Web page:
NIA CHARLESTOWN NEVIS (November 04, 2013) — A commitment to attract additional air traffic to the Vance Amory International Airport at Newcastle was realised on November 2nd, 2013, when Tradewind Airlines launched its inaugural nonstop flight to Nevis from San Juan, Puerto Rico.
Premier of Nevis Hon. Vance Amory, who was on hand to witness the event, in brief remarks welcomed the new service and described the connectivity as an important ingredient in the development of Nevis.
“I want really to say how very pleased I am to have the opportunity to welcome Tradewind service… I think those who are in the Tourism Industry and those who are on island recognise the importance of having connectivity to move our people in and out and if we think the tourism industry is the driving industry for our development, then airlift is the driving force for the development of tourism.
“So we have this opportunity where Tradewind has stepped in to give us additional capacity, additional opportunity to increase the airlift which is so necessary,” he said.
Mr. Amory explained that in earlier discussions with hoteliers on Nevis, they indicated that their biggest challenge had been airlift, which in his view, had clearly affected an acceptable level of the destination’s tourism arrivals.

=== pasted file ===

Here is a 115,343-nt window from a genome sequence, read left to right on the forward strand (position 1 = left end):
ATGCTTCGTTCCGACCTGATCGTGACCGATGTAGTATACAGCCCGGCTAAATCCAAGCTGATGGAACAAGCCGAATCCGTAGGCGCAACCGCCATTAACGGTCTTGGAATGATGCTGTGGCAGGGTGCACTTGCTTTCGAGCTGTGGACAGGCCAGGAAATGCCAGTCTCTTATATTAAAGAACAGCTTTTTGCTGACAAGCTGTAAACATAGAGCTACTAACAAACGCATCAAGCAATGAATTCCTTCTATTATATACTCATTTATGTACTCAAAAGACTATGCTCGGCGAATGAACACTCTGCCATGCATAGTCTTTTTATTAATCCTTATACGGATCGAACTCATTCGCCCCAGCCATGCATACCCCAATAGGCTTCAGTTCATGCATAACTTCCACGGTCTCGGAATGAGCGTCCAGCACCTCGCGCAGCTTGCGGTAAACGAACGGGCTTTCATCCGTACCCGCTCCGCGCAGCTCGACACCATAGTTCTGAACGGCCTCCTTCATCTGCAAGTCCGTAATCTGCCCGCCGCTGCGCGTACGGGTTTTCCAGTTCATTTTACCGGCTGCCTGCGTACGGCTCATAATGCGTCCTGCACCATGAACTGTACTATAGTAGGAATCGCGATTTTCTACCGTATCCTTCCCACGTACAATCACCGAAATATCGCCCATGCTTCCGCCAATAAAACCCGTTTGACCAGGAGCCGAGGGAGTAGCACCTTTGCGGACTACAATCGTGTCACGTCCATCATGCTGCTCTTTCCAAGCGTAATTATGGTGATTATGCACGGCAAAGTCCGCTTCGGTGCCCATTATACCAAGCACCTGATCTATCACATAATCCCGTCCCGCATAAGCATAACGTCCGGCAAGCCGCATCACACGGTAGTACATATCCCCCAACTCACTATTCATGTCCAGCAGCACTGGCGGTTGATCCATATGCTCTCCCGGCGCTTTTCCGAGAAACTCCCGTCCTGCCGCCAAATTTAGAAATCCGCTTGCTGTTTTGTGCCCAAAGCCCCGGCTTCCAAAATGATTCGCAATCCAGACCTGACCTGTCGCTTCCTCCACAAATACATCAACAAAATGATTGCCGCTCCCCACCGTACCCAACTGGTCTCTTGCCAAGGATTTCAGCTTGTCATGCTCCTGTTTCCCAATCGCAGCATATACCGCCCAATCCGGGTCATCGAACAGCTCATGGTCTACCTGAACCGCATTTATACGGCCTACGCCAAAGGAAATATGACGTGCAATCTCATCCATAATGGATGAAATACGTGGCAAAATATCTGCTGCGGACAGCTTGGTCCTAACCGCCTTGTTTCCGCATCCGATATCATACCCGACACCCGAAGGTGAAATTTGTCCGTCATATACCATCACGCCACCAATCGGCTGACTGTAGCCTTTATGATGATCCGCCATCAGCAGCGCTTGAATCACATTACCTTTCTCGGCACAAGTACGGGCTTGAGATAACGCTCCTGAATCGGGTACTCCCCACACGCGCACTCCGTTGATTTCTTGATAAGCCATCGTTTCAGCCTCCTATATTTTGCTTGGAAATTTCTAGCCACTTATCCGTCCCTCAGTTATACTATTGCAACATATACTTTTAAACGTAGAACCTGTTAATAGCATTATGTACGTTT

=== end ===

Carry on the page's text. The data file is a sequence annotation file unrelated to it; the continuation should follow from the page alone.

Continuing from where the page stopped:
Notwithstanding, the Premier contended that with the high level of promotion that the island’s tourism officials had embarked on and the added capacity of Tradewind Aviation augured well for the quality of service for visitors to Nevis.
He described the new relationship with Tradewind as the start of a good thing and believed it would be a successful venture for the people of Nevis, visitors and Tradewind Aviation.
“I do think we are into a good thing and it’s going to be a success both for Tradewind and for Nevis and for all who want to do business here,” Mr. Amory said.
Meantime, the Head of the NIA also spoke to potential business that the airline could receive due to its service to Nevis. He noted that there were persons on the island who travelled southward but were often displaced by other airlines.
“I have even begun to think of what other services in terms of moving the people of Nevis southward because we are aware that with Liat, we have had some challenges and it has caused some dislocation for our people [and] the ability to move pretty quickly or easily out of Nevis to Antigua [and] to do business south and with a pretty large population of other Caribbean nationals who need to move back to their countries occasionally for vacation. I think this is a possibility which could be seen as useful for Tradewind,” he said.
In conclusion, Mr. Amory thanked all the stakeholders who had help to persuade Tradewind Aviation to commence its service to Nevis.